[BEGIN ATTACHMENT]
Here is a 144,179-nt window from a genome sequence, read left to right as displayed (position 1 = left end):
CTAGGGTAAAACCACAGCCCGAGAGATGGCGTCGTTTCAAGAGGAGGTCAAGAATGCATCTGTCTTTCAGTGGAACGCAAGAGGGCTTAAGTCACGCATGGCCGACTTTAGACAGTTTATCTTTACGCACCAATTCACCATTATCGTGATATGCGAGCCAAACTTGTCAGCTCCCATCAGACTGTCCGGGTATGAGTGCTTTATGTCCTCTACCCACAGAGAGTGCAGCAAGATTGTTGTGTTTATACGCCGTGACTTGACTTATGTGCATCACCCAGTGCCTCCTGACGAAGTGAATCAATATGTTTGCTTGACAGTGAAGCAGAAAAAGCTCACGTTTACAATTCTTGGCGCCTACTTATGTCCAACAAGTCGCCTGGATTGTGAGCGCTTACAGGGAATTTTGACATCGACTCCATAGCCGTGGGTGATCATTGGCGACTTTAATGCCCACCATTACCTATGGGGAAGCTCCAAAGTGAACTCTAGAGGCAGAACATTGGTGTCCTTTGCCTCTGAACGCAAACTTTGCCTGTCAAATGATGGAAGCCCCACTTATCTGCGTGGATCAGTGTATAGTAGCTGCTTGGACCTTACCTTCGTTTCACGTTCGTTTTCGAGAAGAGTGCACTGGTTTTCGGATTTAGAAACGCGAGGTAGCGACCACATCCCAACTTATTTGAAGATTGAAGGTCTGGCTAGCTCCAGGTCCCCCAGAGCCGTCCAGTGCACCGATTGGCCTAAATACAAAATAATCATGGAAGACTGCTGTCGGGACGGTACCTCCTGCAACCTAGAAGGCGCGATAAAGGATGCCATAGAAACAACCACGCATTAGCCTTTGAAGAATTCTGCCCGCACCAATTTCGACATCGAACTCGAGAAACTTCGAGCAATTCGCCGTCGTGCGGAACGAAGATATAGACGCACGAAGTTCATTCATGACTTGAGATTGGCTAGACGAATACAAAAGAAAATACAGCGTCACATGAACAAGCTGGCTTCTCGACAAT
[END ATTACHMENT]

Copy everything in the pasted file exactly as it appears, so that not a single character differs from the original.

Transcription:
Here is a 144,179-nt window from a genome sequence, read left to right as displayed (position 1 = left end):
CTAGGGTAAAACCACAGCCCGAGAGATGGCGTCGTTTCAAGAGGAGGTCAAGAATGCATCTGTCTTTCAGTGGAACGCAAGAGGGCTTAAGTCACGCATGGCCGACTTTAGACAGTTTATCTTTACGCACCAATTCACCATTATCGTGATATGCGAGCCAAACTTGTCAGCTCCCATCAGACTGTCCGGGTATGAGTGCTTTATGTCCTCTACCCACAGAGAGTGCAGCAAGATTGTTGTGTTTATACGCCGTGACTTGACTTATGTGCATCACCCAGTGCCTCCTGACGAAGTGAATCAATATGTTTGCTTGACAGTGAAGCAGAAAAAGCTCACGTTTACAATTCTTGGCGCCTACTTATGTCCAACAAGTCGCCTGGATTGTGAGCGCTTACAGGGAATTTTGACATCGACTCCATAGCCGTGGGTGATCATTGGCGACTTTAATGCCCACCATTACCTATGGGGAAGCTCCAAAGTGAACTCTAGAGGCAGAACATTGGTGTCCTTTGCCTCTGAACGCAAACTTTGCCTGTCAAATGATGGAAGCCCCACTTATCTGCGTGGATCAGTGTATAGTAGCTGCTTGGACCTTACCTTCGTTTCACGTTCGTTTTCGAGAAGAGTGCACTGGTTTTCGGATTTAGAAACGCGAGGTAGCGACCACATCCCAACTTATTTGAAGATTGAAGGTCTGGCTAGCTCCAGGTCCCCCAGAGCCGTCCAGTGCACCGATTGGCCTAAATACAAAATAATCATGGAAGACTGCTGTCGGGACGGTACCTCCTGCAACCTAGAAGGCGCGATAAAGGATGCCATAGAAACAACCACGCATTAGCCTTTGAAGAATTCTGCCCGCACCAATTTCGACATCGAACTCGAGAAACTTCGAGCAATTCGCCGTCGTGCGGAACGAAGATATAGACGCACGAAGTTCATTCATGACTTGAGATTGGCTAGACGAATACAAAAGAAAATACAGCGTCACATGAACAAGCTGGCTTCTCGACAAT